The Master of Verona

by David Blixt


Reviewed by Annis

The Master of Verona by David Blixt, book cover Fate or free will? The Master of Verona has at its heart the question which has vexed mankind since time immemorial. Are we merely the playthings of fate? Can we change our destiny through our actions or by predicting the future? In Shakespeare's play about the "star-cross'd lovers" of Verona, Romeo rages, "Then I defy you, stars!" But in trying to circumvent his fate by choosing to commit suicide, does he not in fact fulfill it?

As rival city-states in fourteenth century northern Italy warred in the names of Pope and Holy Roman Emperor, a new movement arose. Inspired by the literature of ancient Greece and Rome, humanism celebrated the achievements and potential of man. The issues of fate, free will and virtue explored in Dante Alighieri's masterpiece, The Divine Comedy, took on renewed significance in light of this new philosophy.

In 1314, the poet Dante, accompanied by his sons Pietro and Jacopo, joins the household of a new patron: the lord of Verona, brilliant, tormented Francesco "Cangrande" della Scala, a man driven by a prophecy. Seventeen-year-old Pietro makes two new friends, whose feud over a beautiful girl divides the city of Verona itself. Swept up by the charismatic Cangrande, Pietro takes part in a battle and performs an act of reckless bravery that will change forever the course of his life.

Family dynamics, intrigue, violence and treachery all play their part in this mercurial, complex adventure set at the cusp of the Renaissance. Loyal, straightforward Pietro is a constant in a paradoxical world where nothing is quite as it seems. Cangrande rails bitterly against fate, but among the many riddles posed by The Master of Verona, one remains as yet unsolved: Who is the real Fool of Fortune? (2007, 592 pages)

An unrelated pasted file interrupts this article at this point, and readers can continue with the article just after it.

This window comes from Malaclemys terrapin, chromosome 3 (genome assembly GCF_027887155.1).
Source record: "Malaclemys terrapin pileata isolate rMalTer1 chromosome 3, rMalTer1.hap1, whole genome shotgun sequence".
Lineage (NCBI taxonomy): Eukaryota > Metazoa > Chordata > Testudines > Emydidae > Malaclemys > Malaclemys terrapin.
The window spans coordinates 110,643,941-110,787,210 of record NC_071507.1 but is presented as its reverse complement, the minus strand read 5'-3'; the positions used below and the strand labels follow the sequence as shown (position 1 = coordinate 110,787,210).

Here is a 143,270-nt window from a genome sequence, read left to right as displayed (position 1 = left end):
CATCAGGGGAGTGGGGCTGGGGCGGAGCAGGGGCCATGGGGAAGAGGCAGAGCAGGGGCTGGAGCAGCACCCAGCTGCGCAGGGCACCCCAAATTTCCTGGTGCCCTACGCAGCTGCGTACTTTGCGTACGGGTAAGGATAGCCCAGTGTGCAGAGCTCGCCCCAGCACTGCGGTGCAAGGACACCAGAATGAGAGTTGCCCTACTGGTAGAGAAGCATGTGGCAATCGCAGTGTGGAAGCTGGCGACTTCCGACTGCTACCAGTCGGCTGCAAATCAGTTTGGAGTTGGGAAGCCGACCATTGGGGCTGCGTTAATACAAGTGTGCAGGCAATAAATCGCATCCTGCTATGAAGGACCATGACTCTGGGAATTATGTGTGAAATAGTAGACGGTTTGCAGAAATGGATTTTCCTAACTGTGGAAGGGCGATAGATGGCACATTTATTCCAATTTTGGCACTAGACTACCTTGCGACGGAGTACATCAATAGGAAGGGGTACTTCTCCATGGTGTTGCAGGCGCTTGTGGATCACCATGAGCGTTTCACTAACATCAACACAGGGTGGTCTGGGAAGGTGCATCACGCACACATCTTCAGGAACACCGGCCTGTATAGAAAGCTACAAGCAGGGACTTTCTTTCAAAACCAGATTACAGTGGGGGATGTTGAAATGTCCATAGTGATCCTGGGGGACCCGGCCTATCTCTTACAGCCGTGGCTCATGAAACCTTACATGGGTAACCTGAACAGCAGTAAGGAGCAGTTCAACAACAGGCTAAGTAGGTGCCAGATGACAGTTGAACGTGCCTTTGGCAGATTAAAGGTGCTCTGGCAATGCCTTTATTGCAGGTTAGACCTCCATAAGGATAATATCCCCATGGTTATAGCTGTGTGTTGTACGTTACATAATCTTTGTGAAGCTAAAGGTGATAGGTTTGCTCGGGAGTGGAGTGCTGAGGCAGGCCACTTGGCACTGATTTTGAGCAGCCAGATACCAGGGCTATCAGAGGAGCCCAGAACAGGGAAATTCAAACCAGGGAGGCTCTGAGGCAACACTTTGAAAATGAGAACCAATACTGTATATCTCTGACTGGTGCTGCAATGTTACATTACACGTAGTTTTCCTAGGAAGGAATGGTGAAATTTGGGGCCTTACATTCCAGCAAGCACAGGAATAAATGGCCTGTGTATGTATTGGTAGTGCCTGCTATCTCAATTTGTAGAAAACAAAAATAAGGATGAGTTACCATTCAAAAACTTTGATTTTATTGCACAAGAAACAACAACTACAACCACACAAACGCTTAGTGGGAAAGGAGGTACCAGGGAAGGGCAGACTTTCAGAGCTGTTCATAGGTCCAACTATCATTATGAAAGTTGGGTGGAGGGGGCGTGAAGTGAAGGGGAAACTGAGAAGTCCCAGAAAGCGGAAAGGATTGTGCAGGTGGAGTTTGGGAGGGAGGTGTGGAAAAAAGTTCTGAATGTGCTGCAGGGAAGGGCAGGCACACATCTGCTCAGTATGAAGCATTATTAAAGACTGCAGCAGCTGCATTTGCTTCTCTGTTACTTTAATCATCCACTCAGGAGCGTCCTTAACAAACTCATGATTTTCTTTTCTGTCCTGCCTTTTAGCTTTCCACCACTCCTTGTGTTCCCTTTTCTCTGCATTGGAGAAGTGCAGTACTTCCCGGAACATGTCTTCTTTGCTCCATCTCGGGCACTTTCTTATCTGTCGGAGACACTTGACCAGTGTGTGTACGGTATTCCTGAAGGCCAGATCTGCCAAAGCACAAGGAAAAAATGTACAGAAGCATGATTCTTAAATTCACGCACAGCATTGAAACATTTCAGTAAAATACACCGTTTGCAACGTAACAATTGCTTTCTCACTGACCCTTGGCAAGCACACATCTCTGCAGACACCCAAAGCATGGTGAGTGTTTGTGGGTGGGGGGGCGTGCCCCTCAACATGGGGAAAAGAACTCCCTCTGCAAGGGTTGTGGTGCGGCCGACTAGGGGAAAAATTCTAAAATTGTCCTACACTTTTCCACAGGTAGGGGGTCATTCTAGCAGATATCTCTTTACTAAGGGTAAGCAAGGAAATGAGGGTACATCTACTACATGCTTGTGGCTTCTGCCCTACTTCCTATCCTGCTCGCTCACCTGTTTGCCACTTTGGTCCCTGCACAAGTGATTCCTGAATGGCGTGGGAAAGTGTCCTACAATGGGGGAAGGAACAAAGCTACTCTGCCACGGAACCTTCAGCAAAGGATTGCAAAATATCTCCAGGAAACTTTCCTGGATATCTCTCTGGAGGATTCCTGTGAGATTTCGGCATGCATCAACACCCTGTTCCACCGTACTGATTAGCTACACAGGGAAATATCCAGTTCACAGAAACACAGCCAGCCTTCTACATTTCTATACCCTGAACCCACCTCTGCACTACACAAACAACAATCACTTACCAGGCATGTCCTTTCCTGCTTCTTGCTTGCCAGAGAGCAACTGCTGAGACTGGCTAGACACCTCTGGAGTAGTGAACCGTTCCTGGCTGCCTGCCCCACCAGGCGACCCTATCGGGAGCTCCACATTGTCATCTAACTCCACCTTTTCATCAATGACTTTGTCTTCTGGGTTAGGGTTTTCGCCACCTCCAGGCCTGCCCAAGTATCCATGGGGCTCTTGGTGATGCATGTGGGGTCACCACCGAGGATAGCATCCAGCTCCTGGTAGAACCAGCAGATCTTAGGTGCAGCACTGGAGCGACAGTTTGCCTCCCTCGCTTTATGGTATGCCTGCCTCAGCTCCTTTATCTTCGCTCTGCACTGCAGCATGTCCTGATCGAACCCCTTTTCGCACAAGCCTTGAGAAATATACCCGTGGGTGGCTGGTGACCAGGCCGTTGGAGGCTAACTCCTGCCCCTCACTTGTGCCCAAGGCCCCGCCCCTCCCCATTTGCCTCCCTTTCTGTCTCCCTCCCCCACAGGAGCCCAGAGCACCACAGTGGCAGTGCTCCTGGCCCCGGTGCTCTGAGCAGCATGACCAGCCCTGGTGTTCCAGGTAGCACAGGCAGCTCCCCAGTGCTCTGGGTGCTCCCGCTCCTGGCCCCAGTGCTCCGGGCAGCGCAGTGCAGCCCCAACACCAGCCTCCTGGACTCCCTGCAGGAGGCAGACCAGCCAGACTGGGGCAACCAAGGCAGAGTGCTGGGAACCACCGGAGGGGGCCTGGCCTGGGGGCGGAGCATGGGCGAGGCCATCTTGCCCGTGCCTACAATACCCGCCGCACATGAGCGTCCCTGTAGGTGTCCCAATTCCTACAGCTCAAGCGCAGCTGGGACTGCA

More about The Master of Verona from Powell's Books

Interview with David Blixt


Short stories by David Blixt:

“San Bonifacio’s Curse”, about the villainous Count of San Bonifacio, one of the characters in The Master of Verona. More info

“Varnished Faces”, about the wedding of the characters in Shakespeare's The Taming of the Shrew. More info


Other fiction set in late medieval and Renaissance Italy:

A Tabernacle for the Sun by Linda Proud (2005). Review More info

Prince of Foxes by Samuel Shellabarger (1947). More info

In the Company of the Courtesan by Sarah Dunant (2006). More info

The Mosaic Crimes by Giulio Leoni (2007; also titled The Third Heaven Conspiracy), #1 in the Dante Alighieri mystery series. More info


Works by Dante Alighieri:

The Divine Comedy, Dante's masterwork. More info

La Vita Nuova, Dante's tribute to his beloved Beatrice. More info


Nonfiction about the Renaissance:

Shakespeare’s Italian Settings and Plays by Murray J. Levith. More info

Humanism and the Culture of Renaissance Europe by Charles Nauert.
More info


Online:

Wikipedia article on The Italian Renaissance

The World of Dante


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